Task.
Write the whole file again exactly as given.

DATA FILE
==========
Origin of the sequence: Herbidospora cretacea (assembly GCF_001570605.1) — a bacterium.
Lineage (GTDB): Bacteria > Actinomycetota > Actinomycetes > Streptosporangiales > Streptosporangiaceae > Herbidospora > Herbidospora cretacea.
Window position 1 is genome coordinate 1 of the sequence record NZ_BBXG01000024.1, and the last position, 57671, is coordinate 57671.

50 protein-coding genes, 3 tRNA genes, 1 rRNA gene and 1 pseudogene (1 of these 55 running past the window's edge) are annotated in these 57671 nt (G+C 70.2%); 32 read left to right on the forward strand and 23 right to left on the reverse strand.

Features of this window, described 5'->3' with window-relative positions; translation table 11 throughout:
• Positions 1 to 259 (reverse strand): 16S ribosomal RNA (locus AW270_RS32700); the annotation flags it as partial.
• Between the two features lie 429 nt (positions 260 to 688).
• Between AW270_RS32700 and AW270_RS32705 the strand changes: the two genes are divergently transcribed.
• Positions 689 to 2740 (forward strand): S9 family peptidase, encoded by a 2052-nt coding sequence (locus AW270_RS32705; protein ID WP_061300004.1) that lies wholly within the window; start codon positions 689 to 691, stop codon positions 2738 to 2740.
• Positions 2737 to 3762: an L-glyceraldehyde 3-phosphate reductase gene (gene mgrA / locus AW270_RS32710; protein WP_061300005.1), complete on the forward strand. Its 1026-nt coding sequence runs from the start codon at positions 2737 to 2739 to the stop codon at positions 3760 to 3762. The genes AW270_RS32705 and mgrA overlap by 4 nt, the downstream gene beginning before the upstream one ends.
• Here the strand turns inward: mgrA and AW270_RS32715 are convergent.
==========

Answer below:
Origin of the sequence: Herbidospora cretacea (assembly GCF_001570605.1) — a bacterium.
Lineage (GTDB): Bacteria > Actinomycetota > Actinomycetes > Streptosporangiales > Streptosporangiaceae > Herbidospora > Herbidospora cretacea.
Window position 1 is genome coordinate 1 of the sequence record NZ_BBXG01000024.1, and the last position, 57671, is coordinate 57671.

50 protein-coding genes, 3 tRNA genes, 1 rRNA gene and 1 pseudogene (1 of these 55 running past the window's edge) are annotated in these 57671 nt (G+C 70.2%); 32 read left to right on the forward strand and 23 right to left on the reverse strand.

Features of this window, described 5'->3' with window-relative positions; translation table 11 throughout:
• Positions 1 to 259 (reverse strand): 16S ribosomal RNA (locus AW270_RS32700); the annotation flags it as partial.
• Between the two features lie 429 nt (positions 260 to 688).
• Between AW270_RS32700 and AW270_RS32705 the strand changes: the two genes are divergently transcribed.
• Positions 689 to 2740 (forward strand): S9 family peptidase, encoded by a 2052-nt coding sequence (locus AW270_RS32705; protein ID WP_061300004.1) that lies wholly within the window; start codon positions 689 to 691, stop codon positions 2738 to 2740.
• Positions 2737 to 3762: an L-glyceraldehyde 3-phosphate reductase gene (gene mgrA / locus AW270_RS32710; protein WP_061300005.1), complete on the forward strand. Its 1026-nt coding sequence runs from the start codon at positions 2737 to 2739 to the stop codon at positions 3760 to 3762. The genes AW270_RS32705 and mgrA overlap by 4 nt, the downstream gene beginning before the upstream one ends.
• Here the strand turns inward: mgrA and AW270_RS32715 are convergent.